Station naming deals announced
Runaway Rail Car Kicked Loose by Teen Hits New York Station
Škoda unveils its second tram for the Chinese market
Wabtec to buy Faiveley Transport for US$1·8bn
Constantine tram extension contract
Channel Tunnel: '2,000 migrants' tried to enter
Ottawa urban rail gets federal funding
UK and Italian operators order Vossloh locomotives
First Great Western and Eversholt sign Hitachi AT300 train contract
Tanzania, Rwanda and Burundi invite interest in DIKKM railway
The rail – one of the most valuable track assets
Existing rail maintenance strategies and programmes must be adapted in order to successfully implement a new integrated rail maintenance approach. High performance rail milling offers the chance to introduce a predictive maintenance programme. This can be achieved by combining process simulations with well-defined resultant rail surface conditions and advanced rail surface characterisation technologies. Consequently, introducing an integrated rail maintenance approach will lead to significantly increased performance levels of one of the most valuable track assets – the rail.
The cutter heads
Rail milling is a spark- and dust-free rotational cutting process where material is cut out of the rail surface in the form of ‘chips’. Each cutter head consists of 140 to 220 carbide inserts, depending on its diameter. Heat from the milling process is mostly transferred to the metal chips, which are then collected on board the milling machine to be recycled after the process is completed. The low heat generated by the milling process prevents ‘bluing’ or the generation of martensite, an unwanted by-product of heat-related material transformation at the surface of the rail. The shape of the high precision cutter head determines the resulting shape of the rail profile. Any pre-defined rail profile can be produced by the milling process. Multiple profiles can be produced by changing the cutter heads which can be done quickly, depending on the number of milling units on the milling machine.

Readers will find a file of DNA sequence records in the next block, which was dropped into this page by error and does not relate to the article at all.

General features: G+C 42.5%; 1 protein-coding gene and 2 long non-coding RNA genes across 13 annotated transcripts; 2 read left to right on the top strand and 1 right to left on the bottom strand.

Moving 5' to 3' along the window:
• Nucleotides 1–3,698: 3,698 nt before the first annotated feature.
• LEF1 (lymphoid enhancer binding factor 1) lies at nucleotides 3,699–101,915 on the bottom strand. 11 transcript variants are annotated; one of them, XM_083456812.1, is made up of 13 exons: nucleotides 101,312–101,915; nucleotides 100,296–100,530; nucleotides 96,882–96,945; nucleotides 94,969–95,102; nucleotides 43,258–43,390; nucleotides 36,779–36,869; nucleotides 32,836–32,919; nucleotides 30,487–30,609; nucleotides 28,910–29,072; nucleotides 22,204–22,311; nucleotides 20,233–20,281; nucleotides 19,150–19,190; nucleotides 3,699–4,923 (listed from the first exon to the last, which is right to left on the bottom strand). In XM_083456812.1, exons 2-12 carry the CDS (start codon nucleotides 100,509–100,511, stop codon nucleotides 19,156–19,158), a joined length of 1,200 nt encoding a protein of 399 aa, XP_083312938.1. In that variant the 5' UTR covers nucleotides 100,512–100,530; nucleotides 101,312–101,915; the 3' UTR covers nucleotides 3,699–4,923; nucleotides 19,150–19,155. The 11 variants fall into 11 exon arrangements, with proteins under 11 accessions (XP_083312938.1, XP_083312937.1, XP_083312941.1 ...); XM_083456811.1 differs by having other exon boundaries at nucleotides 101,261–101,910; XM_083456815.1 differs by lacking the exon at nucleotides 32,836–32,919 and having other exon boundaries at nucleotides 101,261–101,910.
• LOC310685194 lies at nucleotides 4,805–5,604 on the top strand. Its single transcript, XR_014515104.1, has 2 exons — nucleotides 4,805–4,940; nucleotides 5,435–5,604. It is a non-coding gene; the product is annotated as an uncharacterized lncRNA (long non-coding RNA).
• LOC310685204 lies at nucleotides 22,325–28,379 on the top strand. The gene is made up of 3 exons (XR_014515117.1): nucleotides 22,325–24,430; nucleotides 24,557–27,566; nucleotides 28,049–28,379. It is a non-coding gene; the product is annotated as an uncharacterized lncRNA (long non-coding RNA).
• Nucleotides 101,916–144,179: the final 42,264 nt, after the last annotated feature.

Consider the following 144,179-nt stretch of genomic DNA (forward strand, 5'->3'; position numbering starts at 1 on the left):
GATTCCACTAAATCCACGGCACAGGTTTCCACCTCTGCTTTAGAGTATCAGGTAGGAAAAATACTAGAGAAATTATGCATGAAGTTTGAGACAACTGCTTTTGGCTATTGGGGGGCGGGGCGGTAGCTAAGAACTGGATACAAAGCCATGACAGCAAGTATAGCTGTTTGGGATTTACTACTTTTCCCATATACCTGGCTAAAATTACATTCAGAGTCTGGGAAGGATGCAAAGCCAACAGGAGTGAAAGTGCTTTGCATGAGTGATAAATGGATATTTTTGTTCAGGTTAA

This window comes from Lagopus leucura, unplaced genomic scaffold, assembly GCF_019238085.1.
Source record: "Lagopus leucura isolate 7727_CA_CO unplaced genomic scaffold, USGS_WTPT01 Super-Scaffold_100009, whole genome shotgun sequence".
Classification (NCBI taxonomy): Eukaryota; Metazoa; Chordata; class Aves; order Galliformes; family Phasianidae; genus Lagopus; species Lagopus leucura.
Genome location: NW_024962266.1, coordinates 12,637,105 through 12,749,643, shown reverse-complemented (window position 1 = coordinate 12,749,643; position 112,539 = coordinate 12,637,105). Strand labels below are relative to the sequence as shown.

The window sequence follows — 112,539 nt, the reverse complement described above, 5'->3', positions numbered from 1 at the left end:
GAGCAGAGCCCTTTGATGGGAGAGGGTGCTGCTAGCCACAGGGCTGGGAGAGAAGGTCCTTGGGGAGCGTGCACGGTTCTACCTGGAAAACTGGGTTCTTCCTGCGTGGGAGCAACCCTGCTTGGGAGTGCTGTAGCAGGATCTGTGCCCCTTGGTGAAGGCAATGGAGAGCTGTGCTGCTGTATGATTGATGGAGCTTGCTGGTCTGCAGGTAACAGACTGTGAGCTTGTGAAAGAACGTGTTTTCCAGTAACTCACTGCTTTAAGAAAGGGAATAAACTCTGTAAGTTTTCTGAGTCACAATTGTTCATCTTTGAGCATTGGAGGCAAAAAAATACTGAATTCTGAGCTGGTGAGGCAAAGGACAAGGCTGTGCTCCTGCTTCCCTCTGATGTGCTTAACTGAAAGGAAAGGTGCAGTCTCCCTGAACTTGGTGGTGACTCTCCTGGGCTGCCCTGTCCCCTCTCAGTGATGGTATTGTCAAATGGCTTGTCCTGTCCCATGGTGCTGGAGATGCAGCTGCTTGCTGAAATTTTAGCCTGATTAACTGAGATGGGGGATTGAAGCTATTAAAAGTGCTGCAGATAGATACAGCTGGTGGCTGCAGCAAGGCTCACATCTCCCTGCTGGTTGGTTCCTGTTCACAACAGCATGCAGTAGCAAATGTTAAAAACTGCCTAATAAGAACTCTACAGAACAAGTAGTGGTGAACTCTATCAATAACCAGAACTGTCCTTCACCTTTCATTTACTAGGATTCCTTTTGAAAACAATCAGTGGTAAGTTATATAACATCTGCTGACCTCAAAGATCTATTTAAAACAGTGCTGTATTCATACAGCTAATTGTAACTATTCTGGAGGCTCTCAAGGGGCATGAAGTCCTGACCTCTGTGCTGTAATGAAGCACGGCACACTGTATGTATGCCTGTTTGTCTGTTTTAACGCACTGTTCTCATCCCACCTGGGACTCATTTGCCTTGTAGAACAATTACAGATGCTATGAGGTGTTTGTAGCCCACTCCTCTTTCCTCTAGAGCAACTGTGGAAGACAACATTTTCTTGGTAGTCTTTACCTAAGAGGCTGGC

The maintenance activities
There are two ways to perform rail maintenance activities. A preventive maintenance strategy can help to keep the rail surface free of any defects. However, once Rolling Contact Fatigue (RCF) has formed, a regenerative rail maintenance strategy should be used to completely remove those defects and prevent premature rail replacement. The milling process allows for low to high metal removal rates per pass, dependent on the size of the machine. Therefore, this process can be used for all types of maintenance strategies. Typical milling machines are equipped with one, two or three cutter heads per rail, depending on the application scenario. Furthermore, Linsinger’s milling machines can also be used to treat switches and crossings. In urban environments, the resultant periodic cutting structure on the rail surface can cause some unwanted temporary noise effects. To mitigate this, milling machines are equipped with a polishing unit. This unit consists of a completely enclosed longitudinal grinding wheel with a slight offset angle that polishes the running surface of the rail to create a noise optimised, high quality surface finish. No metal removal is carried out during in this process.
A variety of rail maintenance activities – especially rail milling – can be introduced as part of an integrated track maintenance approach. Several examples from satisfied customers around the world confirm that rail milling is a successful complementary solution to prevent premature rail replacement and to economically treat mainline track, switches and crossings, resulting in a significant extension of rail life.
This article first appeared on www.globalrailwayreview.com
About this website
Railpage version 3.10.0.0037
All logos and trademarks in this site are property of their respective owner. The comments are property of their posters, all the rest is © 2003-2020 Interactive Omnimedia Pty Ltd.
You can syndicate our news using one of the RSS feeds.